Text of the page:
An American word pertaining to the fantasied lifestyle of affluent Europeans (esp. France, Italy, Austria), especially in food, attitude and manners. Has nothing to do with actual natives of those countries.

The "Continental" was the nickname for the first series of United States banknotes, issued by the authority of the Continental Congress to finance the American Revolution in the late 1700's. Continental dollars were printed and counterfeited in such bulk that they quickly became almost worthless, much like the reichsmark in the Weimar Republic of Germany. Most people at the time used money printed by state governments or by private banks: incidentally, a similar practice arose in the Confederate States of America during the Civil War.

The rapid depreciation of the Continental's value gave rise to the expression "not worth a Continental," i.e. not worth anything.

Con`ti*nen"tal (?), a.

1.

Of or pertaining to a continent.

2.

Of or pertaining to the main land of Europe, in distinction from the adjacent islands, especially England; as, a continental tour; a continental coalition.

Macaulay.

No former king had involved himself so frequently in the labyrinth of continental alliances.

Hallam.

3. Amer. Hist.

Of or pertaining to the confederated colonies collectively, in the time of the Revolutionary War; as, Continental money.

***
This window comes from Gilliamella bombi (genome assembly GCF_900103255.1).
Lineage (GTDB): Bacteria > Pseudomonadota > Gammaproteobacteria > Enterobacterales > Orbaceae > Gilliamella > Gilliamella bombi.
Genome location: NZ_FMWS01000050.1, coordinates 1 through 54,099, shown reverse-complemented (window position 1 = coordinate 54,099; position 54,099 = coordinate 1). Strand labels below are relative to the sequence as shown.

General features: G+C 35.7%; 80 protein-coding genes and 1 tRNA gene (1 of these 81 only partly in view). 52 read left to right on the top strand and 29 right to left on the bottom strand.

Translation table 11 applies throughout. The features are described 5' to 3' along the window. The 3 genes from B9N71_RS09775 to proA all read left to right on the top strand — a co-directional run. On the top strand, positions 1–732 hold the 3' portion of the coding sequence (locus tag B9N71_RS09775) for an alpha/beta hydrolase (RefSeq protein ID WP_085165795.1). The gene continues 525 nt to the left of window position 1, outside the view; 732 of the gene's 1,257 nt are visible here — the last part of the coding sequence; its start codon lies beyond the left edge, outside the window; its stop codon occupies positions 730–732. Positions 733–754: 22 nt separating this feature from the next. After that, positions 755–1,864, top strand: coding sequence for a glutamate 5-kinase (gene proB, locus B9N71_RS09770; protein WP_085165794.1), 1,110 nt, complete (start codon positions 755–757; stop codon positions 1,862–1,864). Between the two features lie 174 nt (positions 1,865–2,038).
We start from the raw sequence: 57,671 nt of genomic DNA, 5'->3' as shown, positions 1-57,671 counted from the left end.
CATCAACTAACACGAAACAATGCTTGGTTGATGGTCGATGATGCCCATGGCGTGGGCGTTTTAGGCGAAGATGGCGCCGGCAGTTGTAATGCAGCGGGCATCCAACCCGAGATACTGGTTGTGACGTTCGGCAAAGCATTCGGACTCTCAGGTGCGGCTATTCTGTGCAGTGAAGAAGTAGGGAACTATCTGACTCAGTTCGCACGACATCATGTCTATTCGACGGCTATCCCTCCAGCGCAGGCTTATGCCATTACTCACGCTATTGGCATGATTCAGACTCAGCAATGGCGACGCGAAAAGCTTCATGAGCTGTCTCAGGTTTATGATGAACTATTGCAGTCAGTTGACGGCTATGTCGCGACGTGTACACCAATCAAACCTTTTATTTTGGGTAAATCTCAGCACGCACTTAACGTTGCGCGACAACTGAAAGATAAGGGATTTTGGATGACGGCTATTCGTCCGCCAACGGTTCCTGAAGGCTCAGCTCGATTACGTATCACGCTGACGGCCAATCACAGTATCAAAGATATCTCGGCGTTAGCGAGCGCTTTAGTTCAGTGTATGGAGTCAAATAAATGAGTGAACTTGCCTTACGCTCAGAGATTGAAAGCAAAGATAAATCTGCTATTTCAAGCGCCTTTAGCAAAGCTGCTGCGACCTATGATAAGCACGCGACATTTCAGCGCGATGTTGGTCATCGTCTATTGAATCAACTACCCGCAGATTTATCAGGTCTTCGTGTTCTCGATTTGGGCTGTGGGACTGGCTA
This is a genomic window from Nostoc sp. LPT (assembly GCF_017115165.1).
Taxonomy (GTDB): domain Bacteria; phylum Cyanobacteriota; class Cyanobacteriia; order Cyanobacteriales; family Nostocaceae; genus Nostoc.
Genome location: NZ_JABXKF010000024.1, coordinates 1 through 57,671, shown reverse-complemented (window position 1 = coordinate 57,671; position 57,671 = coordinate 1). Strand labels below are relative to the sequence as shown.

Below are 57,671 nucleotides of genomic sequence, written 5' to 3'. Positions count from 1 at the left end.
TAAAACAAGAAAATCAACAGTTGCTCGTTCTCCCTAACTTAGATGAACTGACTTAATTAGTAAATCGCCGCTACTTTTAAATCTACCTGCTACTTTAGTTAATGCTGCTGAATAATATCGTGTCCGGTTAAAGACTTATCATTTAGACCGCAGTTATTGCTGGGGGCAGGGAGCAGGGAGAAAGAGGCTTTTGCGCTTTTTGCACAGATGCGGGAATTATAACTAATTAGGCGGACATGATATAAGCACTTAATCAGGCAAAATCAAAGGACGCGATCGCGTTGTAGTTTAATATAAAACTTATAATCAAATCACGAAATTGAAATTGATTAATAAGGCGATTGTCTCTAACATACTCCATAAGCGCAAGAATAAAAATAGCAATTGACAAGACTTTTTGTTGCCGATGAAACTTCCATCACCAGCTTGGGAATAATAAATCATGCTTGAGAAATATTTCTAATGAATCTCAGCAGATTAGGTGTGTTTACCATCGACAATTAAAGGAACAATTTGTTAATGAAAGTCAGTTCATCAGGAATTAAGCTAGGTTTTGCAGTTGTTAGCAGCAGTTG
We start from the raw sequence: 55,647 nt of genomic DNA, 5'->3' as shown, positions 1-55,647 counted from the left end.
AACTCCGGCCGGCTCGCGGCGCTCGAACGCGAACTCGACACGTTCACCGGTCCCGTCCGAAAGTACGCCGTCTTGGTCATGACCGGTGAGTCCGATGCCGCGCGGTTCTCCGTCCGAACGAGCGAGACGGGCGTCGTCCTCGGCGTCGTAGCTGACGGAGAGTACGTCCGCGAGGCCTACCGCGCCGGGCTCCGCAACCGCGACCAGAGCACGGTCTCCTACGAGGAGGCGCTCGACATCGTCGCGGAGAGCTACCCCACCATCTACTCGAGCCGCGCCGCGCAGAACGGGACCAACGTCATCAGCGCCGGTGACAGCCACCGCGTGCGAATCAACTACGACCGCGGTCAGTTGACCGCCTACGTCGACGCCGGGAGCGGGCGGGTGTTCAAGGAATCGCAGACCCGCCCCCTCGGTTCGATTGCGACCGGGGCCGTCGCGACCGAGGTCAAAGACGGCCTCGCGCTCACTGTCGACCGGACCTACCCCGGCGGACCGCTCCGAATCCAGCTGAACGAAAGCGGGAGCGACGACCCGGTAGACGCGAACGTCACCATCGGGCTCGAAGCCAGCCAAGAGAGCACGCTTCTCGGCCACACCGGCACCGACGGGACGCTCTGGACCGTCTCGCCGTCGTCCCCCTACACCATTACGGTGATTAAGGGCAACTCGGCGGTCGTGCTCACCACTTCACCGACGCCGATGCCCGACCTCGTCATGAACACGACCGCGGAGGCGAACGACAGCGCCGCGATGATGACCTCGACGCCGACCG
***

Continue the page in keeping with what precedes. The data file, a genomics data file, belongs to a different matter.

The army before Boston was designated as the Continental army, in contradistinction to that under General Gage, which was called the "Ministerial army." W. Irving.

Continental Congress. See under Congress. -- Continental system Hist., the blockade of Great Britain ordered by Napoleon by the decree of Berlin, Nov. 21, 1806; the object being to strike a blow at the maritime and commercial supremacy of Great Britain, by cutting her off from all intercourse with the continent of Europe.

 

© Webster 1913.


Con`ti*nen"tal (?), n. Amer. Hist.

A soldier in the Continental army, or a piece of the Continental currency. See Continental, a., 3.

<-- "Not worth a continental." [said of Continental currency after the American revolution] -->

 

© Webster 1913.

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